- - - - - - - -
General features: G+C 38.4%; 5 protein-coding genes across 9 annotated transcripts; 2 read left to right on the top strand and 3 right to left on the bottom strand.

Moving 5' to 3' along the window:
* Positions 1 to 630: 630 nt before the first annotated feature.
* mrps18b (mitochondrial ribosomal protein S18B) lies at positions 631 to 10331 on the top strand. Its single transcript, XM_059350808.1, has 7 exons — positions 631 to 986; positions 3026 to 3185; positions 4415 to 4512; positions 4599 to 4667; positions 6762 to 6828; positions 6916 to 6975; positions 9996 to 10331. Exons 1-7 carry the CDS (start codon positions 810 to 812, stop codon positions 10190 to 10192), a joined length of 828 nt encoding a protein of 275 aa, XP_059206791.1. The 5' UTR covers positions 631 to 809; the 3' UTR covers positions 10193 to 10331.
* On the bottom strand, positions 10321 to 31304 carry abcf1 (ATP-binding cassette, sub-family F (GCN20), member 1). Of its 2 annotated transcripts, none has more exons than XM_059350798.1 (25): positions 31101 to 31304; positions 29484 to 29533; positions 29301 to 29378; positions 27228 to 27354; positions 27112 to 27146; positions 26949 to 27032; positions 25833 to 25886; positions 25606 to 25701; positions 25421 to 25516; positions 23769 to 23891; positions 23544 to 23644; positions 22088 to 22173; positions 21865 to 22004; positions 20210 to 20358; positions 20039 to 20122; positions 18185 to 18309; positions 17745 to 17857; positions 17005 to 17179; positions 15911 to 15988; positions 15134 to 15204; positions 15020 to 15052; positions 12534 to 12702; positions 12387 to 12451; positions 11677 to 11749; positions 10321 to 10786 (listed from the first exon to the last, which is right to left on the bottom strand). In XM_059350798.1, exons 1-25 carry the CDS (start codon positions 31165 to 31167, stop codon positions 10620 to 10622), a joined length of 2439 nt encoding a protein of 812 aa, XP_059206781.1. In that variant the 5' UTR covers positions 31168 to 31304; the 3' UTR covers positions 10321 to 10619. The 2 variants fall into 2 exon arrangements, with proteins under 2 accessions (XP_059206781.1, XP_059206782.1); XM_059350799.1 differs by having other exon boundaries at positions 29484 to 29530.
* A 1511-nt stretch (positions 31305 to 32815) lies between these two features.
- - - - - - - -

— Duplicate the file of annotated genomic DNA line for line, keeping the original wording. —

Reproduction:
General features: G+C 38.4%; 5 protein-coding genes across 9 annotated transcripts; 2 read left to right on the top strand and 3 right to left on the bottom strand.

Moving 5' to 3' along the window:
* Positions 1 to 630: 630 nt before the first annotated feature.
* mrps18b (mitochondrial ribosomal protein S18B) lies at positions 631 to 10331 on the top strand. Its single transcript, XM_059350808.1, has 7 exons — positions 631 to 986; positions 3026 to 3185; positions 4415 to 4512; positions 4599 to 4667; positions 6762 to 6828; positions 6916 to 6975; positions 9996 to 10331. Exons 1-7 carry the CDS (start codon positions 810 to 812, stop codon positions 10190 to 10192), a joined length of 828 nt encoding a protein of 275 aa, XP_059206791.1. The 5' UTR covers positions 631 to 809; the 3' UTR covers positions 10193 to 10331.
* On the bottom strand, positions 10321 to 31304 carry abcf1 (ATP-binding cassette, sub-family F (GCN20), member 1). Of its 2 annotated transcripts, none has more exons than XM_059350798.1 (25): positions 31101 to 31304; positions 29484 to 29533; positions 29301 to 29378; positions 27228 to 27354; positions 27112 to 27146; positions 26949 to 27032; positions 25833 to 25886; positions 25606 to 25701; positions 25421 to 25516; positions 23769 to 23891; positions 23544 to 23644; positions 22088 to 22173; positions 21865 to 22004; positions 20210 to 20358; positions 20039 to 20122; positions 18185 to 18309; positions 17745 to 17857; positions 17005 to 17179; positions 15911 to 15988; positions 15134 to 15204; positions 15020 to 15052; positions 12534 to 12702; positions 12387 to 12451; positions 11677 to 11749; positions 10321 to 10786 (listed from the first exon to the last, which is right to left on the bottom strand). In XM_059350798.1, exons 1-25 carry the CDS (start codon positions 31165 to 31167, stop codon positions 10620 to 10622), a joined length of 2439 nt encoding a protein of 812 aa, XP_059206781.1. In that variant the 5' UTR covers positions 31168 to 31304; the 3' UTR covers positions 10321 to 10619. The 2 variants fall into 2 exon arrangements, with proteins under 2 accessions (XP_059206781.1, XP_059206782.1); XM_059350799.1 differs by having other exon boundaries at positions 29484 to 29530.
* A 1511-nt stretch (positions 31305 to 32815) lies between these two features.